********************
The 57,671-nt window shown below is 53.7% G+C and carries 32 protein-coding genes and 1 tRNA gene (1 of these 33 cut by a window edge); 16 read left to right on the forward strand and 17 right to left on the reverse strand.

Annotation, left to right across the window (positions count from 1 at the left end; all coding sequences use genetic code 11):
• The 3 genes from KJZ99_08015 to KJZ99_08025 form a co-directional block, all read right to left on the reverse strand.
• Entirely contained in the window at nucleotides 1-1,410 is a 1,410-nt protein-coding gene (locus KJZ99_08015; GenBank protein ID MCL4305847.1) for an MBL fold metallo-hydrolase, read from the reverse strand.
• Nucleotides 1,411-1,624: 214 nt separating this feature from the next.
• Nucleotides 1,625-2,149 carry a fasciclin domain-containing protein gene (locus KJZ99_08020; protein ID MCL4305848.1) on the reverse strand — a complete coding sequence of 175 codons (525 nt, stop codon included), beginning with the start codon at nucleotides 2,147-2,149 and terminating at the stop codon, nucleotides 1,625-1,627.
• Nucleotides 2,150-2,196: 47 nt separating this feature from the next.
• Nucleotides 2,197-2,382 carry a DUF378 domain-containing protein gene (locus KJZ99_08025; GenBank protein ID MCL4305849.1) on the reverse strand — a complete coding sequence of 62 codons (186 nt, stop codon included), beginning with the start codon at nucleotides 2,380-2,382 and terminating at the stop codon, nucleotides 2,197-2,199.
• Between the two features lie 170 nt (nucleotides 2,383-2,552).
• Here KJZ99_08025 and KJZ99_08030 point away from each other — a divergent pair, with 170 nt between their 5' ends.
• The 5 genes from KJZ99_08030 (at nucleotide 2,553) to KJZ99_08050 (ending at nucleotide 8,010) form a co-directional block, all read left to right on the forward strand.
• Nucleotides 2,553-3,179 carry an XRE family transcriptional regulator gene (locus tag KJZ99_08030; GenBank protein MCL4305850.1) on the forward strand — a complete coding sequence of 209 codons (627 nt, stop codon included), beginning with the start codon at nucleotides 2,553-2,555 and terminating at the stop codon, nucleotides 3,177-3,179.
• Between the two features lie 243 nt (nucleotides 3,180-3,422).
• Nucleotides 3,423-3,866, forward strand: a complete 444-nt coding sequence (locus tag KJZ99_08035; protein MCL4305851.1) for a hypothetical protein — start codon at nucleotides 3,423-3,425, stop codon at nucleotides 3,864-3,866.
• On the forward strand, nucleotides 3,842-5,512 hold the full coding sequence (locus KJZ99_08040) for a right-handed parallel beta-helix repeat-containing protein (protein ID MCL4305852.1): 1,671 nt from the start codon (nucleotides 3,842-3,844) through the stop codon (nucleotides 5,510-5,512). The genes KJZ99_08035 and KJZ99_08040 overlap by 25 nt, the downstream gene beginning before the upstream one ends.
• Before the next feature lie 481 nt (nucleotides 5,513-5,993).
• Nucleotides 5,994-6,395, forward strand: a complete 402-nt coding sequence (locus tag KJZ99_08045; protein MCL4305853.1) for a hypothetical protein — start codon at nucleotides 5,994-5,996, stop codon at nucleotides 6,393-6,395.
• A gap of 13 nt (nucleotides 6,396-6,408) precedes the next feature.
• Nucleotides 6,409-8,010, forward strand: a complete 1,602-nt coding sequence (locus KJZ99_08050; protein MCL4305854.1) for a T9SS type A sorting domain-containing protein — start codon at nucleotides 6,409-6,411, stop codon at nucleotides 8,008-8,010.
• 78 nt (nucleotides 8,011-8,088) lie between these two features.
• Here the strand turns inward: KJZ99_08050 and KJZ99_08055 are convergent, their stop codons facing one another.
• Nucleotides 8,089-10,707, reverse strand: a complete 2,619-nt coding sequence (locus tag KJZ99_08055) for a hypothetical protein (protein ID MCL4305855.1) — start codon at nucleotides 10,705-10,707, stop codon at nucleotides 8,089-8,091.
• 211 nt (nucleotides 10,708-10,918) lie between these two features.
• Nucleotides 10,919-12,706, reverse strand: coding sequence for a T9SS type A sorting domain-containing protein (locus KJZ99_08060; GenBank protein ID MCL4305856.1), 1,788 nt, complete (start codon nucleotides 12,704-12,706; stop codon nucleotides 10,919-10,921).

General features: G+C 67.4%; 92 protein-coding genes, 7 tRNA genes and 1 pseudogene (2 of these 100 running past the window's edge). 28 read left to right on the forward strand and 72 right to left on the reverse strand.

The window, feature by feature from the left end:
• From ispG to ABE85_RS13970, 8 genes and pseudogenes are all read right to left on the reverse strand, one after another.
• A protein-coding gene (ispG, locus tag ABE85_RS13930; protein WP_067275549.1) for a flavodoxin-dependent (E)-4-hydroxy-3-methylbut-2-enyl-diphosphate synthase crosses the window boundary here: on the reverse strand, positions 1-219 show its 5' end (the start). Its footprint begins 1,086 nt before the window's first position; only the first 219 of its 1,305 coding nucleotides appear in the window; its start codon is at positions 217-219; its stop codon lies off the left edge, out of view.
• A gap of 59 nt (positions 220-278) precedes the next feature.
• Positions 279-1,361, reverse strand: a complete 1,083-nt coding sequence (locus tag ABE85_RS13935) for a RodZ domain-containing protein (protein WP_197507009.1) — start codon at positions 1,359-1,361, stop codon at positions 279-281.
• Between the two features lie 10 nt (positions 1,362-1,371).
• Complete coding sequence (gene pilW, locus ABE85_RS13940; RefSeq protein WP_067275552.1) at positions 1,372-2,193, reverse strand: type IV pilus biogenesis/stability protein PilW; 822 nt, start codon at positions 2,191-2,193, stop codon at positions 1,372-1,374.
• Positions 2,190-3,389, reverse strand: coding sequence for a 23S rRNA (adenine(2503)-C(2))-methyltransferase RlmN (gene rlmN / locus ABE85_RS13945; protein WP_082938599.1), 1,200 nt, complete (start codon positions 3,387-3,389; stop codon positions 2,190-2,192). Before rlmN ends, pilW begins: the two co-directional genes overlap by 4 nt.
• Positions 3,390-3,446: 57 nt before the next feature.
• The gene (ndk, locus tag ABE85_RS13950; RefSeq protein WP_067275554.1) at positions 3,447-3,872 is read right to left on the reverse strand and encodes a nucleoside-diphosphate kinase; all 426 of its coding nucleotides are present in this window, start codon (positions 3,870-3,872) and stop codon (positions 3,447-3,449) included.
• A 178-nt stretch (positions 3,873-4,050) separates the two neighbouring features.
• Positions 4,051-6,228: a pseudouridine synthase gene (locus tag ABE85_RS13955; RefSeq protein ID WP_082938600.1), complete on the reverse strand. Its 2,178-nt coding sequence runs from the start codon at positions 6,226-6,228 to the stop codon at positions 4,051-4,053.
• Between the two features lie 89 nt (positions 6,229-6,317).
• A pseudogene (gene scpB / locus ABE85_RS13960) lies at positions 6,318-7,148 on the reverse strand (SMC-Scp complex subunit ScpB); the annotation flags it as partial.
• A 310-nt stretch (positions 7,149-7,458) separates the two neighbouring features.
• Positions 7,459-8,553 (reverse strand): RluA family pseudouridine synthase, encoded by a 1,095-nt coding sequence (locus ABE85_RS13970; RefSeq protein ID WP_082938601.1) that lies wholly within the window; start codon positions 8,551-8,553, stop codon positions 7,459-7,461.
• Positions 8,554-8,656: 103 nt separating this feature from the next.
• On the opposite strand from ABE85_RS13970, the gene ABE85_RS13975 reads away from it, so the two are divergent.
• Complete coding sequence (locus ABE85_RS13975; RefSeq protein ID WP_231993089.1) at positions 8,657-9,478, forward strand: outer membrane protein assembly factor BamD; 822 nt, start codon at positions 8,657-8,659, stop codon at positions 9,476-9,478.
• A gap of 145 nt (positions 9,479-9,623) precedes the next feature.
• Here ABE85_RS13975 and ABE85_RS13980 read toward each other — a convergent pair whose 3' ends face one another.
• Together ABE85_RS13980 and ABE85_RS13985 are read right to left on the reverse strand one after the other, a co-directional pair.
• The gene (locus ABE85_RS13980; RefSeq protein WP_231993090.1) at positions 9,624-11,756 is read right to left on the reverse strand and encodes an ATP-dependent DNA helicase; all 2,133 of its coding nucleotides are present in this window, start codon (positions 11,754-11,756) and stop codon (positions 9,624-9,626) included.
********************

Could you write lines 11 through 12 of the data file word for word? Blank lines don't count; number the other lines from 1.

• The 5 genes from KJZ99_08030 (at nucleotide 2,553) to KJZ99_08050 (ending at nucleotide 8,010) form a co-directional block, all read left to right on the forward strand.
• Nucleotides 2,553-3,179 carry an XRE family transcriptional regulator gene (locus tag KJZ99_08030; GenBank protein MCL4305850.1) on the forward strand — a complete coding sequence of 209 codons (627 nt, stop codon included), beginning with the start codon at nucleotides 2,553-2,555 and terminating at the stop codon, nucleotides 3,177-3,179.